How do I decide between doing a master’s or joining the workforce?

Upon graduation most students face the difficult decision of whether to head straight into the workforce or continue studying. Blogger Mehul Parekh explains why he decided on the path that he did

April 30 2019
postgraduate, masters, university, student, choice

If you’ve ever considered embarking on a postgraduate course, then hopefully this blog on my experiences will prove to be helpful.

When I was at school, I eagerly awaited the day I could finally leave full-time education behind and step into the real world. Most of us can’t wait to escape education and enter the workforce, the perceived “real world” of adulthood. But is this really true, or are their alternatives?

Surely, no one in their right mind would want to stay indoors and revise for that pesky exam on a sunny spring day, or would they?

Confused? Don’t worry – I too was conflicted by these same thoughts when I graduated from my undergraduate degree course.

After gaining a first-class honours degree in Law LLB from De Montfort University in 2018, I was, like all students, faced with the most dreaded and difficult question: what next?


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We live in a world where, upon graduating, the world is your oyster. It’s confusing, as there are so many options that you could pursue, the most popular ones seemingly being to travel, to enter the workforce or to pursue postgraduate study. Unfortunately, none of these options is clear-cut.

I found myself in the “money vs time dilemma”: do I find a job and start earning; do I invest my money in experiencing the world, or do I spend it on more education?

I quickly dismissed the prospect of travelling the world for now, which meant that I had to choose whether I wanted to start work or continue studying. If I got a job, I could start earning money, but if I chose to undertake more study, I could expand my knowledge. To help me decide, I did what I knew best. I started researching the perceived pros and cons of each option.

After speaking to many people, I quickly learned that I wasn’t quite ready to put on my big-boy shoes and get a job. In fact, such conversations helped me to see that legal practice was far from the glamour displayed in the US legal drama Suits. I realised that I didn’t want to pursue it any longer, and that’s when I seriously started considering not only embarking on a master’s course in law, but a career in legal academia.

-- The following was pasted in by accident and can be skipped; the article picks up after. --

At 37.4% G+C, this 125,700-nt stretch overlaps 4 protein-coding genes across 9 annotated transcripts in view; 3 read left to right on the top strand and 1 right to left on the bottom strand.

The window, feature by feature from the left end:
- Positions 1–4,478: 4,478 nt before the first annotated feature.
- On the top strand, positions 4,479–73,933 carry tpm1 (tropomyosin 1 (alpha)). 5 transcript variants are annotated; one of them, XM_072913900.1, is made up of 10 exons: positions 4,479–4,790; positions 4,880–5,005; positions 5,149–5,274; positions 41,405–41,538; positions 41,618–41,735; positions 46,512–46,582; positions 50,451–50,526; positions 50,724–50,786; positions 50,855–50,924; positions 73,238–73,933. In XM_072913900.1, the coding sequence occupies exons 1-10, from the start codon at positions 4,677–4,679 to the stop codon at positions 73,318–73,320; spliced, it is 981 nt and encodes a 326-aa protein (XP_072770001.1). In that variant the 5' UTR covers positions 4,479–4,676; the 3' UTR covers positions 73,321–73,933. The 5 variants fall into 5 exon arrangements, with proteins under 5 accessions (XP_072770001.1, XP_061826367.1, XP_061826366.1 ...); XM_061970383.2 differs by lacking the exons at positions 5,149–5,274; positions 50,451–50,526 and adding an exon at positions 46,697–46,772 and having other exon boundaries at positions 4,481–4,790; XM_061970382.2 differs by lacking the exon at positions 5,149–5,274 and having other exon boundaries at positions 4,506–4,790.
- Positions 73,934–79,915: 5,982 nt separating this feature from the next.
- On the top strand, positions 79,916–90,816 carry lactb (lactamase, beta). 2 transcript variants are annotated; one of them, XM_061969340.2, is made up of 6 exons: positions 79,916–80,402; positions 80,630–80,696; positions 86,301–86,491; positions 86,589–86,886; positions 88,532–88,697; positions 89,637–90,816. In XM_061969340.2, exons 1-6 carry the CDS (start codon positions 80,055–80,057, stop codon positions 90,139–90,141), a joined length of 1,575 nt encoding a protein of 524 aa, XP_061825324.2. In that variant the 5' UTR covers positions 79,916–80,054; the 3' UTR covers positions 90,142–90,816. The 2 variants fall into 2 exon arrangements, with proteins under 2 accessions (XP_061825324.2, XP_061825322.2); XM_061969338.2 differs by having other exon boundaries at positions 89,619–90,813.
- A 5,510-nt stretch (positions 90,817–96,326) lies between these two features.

Of course, people choose to study postgraduate courses for a whole host of reasons, ranging from it being the only option available to them, to seeking to expand their career options. For me, however, a postgraduate course was a necessary stepping stone that would help me to cement a research topic for my PhD, a necessity nowadays for entering the world of academia.

For me, the choice of where to do my master’s was simple. De Montfort offered a range of postgraduate courses in law that interested me, and I did not want to leave the university because I had become accustomed to its academic values and its overall culture.

In October 2018, I began studying on the International Business Law LLM course. Call it naivety or stupidity, but I started the course thinking that it would be similar to undergraduate studies.

The road wasn’t as easy as I imagined, and early on in the course I struggled to stay afloat in the world of academia.

Gone were the days when I had to attend mass lectures aimed at hundreds of students. Instead, I found my timetable sparsely filled, with no more than one seminar a day, which spanned two hours. I no longer had to attend university every single day; rather, I was timetabled to attend at most three days a week – and some weeks I didn’t have to attend at all.

In the first month, I wasted away hours surfing through social media and watching shows on Netflix. But once I structured my time by scheduling dedicated reading and research hours, I found myself being more productive, which enabled me to make valuable contributions in my seminars. Not only did I start doing well in class, I achieved brilliant results in my assignments. I certainly learned the value of time management.

Compared with undergraduate study, my peer group is now much smaller, and we learn in an informal setting that provides a forum for interesting, open and meaningful discussions on challenging international business practices and how the law affords protection. Despite my early reservations, I now prefer seminars as opposed to learning through lectures, as they have helped sharpen my debating skills, vital for a career in academia.

Through the study of various international business-related modules, studying for my master’s has inspired me to delve deeper into academia. Therefore, upon completing my master’s, I aim to pursue a PhD in law, with a focus on consumer law, which should ultimately help me to pursue a career in academia.

I believe that postgraduate study is a lifelong investment that has positively challenged me and helped shape my future by sparking an ambition to educate my mind – all while providing a whole new experience of what university life has to offer.

Read more:How to write a master’s application

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